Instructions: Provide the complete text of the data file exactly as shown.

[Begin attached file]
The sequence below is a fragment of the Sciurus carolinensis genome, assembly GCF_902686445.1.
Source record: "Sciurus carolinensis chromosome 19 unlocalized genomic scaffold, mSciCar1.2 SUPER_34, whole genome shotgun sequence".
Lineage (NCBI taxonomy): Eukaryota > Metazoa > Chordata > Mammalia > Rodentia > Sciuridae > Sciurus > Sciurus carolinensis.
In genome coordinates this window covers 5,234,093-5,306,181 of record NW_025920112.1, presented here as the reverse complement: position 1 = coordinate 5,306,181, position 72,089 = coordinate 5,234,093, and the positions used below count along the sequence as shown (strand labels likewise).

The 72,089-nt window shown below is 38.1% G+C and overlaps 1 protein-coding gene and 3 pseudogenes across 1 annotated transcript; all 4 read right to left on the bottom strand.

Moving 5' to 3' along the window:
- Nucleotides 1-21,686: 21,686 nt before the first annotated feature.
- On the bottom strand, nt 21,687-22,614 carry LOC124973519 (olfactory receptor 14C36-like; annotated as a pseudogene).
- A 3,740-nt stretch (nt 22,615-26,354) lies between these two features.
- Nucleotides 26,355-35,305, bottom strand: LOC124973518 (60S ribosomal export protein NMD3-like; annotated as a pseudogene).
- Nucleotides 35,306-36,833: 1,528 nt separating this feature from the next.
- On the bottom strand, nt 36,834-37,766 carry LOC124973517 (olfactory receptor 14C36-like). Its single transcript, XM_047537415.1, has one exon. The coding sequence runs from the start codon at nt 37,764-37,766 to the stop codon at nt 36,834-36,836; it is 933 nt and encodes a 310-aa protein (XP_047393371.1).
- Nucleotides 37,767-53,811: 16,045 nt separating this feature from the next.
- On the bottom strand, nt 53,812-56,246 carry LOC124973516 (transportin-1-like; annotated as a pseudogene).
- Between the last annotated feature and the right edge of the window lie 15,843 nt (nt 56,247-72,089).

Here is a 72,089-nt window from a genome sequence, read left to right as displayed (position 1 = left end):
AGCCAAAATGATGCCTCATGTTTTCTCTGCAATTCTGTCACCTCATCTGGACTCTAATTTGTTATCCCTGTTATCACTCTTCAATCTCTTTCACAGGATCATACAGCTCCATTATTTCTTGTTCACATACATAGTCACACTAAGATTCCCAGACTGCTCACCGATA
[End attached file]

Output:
The sequence below is a fragment of the Sciurus carolinensis genome, assembly GCF_902686445.1.
Source record: "Sciurus carolinensis chromosome 19 unlocalized genomic scaffold, mSciCar1.2 SUPER_34, whole genome shotgun sequence".
Lineage (NCBI taxonomy): Eukaryota > Metazoa > Chordata > Mammalia > Rodentia > Sciuridae > Sciurus > Sciurus carolinensis.
In genome coordinates this window covers 5,234,093-5,306,181 of record NW_025920112.1, presented here as the reverse complement: position 1 = coordinate 5,306,181, position 72,089 = coordinate 5,234,093, and the positions used below count along the sequence as shown (strand labels likewise).

The 72,089-nt window shown below is 38.1% G+C and overlaps 1 protein-coding gene and 3 pseudogenes across 1 annotated transcript; all 4 read right to left on the bottom strand.

Moving 5' to 3' along the window:
- Nucleotides 1-21,686: 21,686 nt before the first annotated feature.
- On the bottom strand, nt 21,687-22,614 carry LOC124973519 (olfactory receptor 14C36-like; annotated as a pseudogene).
- A 3,740-nt stretch (nt 22,615-26,354) lies between these two features.
- Nucleotides 26,355-35,305, bottom strand: LOC124973518 (60S ribosomal export protein NMD3-like; annotated as a pseudogene).
- Nucleotides 35,306-36,833: 1,528 nt separating this feature from the next.
- On the bottom strand, nt 36,834-37,766 carry LOC124973517 (olfactory receptor 14C36-like). Its single transcript, XM_047537415.1, has one exon. The coding sequence runs from the start codon at nt 37,764-37,766 to the stop codon at nt 36,834-36,836; it is 933 nt and encodes a 310-aa protein (XP_047393371.1).
- Nucleotides 37,767-53,811: 16,045 nt separating this feature from the next.
- On the bottom strand, nt 53,812-56,246 carry LOC124973516 (transportin-1-like; annotated as a pseudogene).
- Between the last annotated feature and the right edge of the window lie 15,843 nt (nt 56,247-72,089).

Here is a 72,089-nt window from a genome sequence, read left to right as displayed (position 1 = left end):
AGCCAAAATGATGCCTCATGTTTTCTCTGCAATTCTGTCACCTCATCTGGACTCTAATTTGTTATCCCTGTTATCACTCTTCAATCTCTTTCACAGGATCATACAGCTCCATTATTTCTTGTTCACATACATAGTCACACTAAGATTCCCAGACTGCTCACCGATA